There exists a growing body of scientific evidence suggesting that ideologically committed voters almost encourage dishonesty. A study by Duke University behavioral economist Dan Ariely found that “participants who were planning to vote Democratic indicated that Romney should be held to a fairly high ethical standard [while] Republican participants held a similar standard for Obama.”

In this miasma of misinformation, Americans throw open their arms, embracing their own party’s political deceptions as the best route towards toward policies they think will benefit them. Take a look at the Facebook pages and Twitter feeds of politically engaged friends. You’ll likely come across dozens of links highlighting an egregious political lie, but good luck finding a friend who highlights whoppers from both parties. And even if political lying is unevenly distributed by ideology, as is often claimed, we could expect examples of outrageous dishonesty from their own side, just far fewer.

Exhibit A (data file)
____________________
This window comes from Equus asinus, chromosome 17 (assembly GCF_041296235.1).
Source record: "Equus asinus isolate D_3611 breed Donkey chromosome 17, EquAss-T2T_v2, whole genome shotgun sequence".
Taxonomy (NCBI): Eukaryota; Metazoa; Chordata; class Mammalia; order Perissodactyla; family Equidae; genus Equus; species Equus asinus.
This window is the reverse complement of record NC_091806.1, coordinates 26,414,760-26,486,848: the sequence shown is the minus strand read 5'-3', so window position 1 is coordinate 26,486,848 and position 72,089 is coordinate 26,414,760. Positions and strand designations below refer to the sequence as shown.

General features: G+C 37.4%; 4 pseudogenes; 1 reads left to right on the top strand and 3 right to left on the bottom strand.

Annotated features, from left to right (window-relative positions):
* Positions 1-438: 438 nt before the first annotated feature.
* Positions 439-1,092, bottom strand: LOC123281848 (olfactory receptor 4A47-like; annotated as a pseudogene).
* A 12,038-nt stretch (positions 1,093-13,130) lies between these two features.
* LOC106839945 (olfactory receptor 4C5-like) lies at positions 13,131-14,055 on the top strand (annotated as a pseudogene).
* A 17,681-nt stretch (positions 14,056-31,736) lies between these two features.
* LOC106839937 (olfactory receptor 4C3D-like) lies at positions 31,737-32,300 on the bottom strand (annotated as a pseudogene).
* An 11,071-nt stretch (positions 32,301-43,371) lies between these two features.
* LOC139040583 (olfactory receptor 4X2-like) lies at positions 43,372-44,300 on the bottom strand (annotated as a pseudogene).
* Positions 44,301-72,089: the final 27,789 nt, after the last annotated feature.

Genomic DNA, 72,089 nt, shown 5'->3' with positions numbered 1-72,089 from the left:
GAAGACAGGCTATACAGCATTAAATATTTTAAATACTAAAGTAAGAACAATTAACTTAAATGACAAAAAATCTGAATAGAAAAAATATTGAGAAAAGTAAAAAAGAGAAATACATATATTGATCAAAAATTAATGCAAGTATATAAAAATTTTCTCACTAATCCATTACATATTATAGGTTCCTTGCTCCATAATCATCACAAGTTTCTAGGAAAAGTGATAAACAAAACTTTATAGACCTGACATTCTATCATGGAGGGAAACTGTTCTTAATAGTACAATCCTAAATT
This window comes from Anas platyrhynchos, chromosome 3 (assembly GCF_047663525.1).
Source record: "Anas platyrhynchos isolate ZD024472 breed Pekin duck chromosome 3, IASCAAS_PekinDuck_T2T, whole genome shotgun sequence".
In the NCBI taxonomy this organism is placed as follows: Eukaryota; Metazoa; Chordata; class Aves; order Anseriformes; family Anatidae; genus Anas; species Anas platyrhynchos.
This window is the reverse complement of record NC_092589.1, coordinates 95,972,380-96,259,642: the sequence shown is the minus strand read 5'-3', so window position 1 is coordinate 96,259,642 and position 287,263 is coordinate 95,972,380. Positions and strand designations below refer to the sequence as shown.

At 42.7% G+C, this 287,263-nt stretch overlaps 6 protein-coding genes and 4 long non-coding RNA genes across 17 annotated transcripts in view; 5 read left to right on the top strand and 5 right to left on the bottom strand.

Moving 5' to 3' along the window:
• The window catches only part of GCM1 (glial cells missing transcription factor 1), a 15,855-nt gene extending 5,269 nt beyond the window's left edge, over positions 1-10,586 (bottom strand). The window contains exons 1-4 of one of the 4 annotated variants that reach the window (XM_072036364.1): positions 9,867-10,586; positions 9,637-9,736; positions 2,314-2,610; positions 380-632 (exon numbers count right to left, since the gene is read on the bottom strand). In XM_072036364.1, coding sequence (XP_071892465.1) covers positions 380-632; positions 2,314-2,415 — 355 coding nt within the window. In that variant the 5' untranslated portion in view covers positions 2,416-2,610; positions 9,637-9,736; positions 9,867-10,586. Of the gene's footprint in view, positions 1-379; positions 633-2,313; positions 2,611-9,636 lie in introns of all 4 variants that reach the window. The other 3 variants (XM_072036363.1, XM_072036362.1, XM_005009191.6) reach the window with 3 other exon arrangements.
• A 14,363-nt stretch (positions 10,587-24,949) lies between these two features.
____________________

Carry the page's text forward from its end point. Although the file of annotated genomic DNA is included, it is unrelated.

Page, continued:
Because many pundits saw a second Obama term as a particularly high-stakes moment in American political history, the parallel perception has emerged that ours is a particularly dark time for political “truth.” It isn’t. Throughout history, presidential campaigns have been consistently dishonest. But let us be clear who the guilty parties are: the lying politicians and the voters who love them.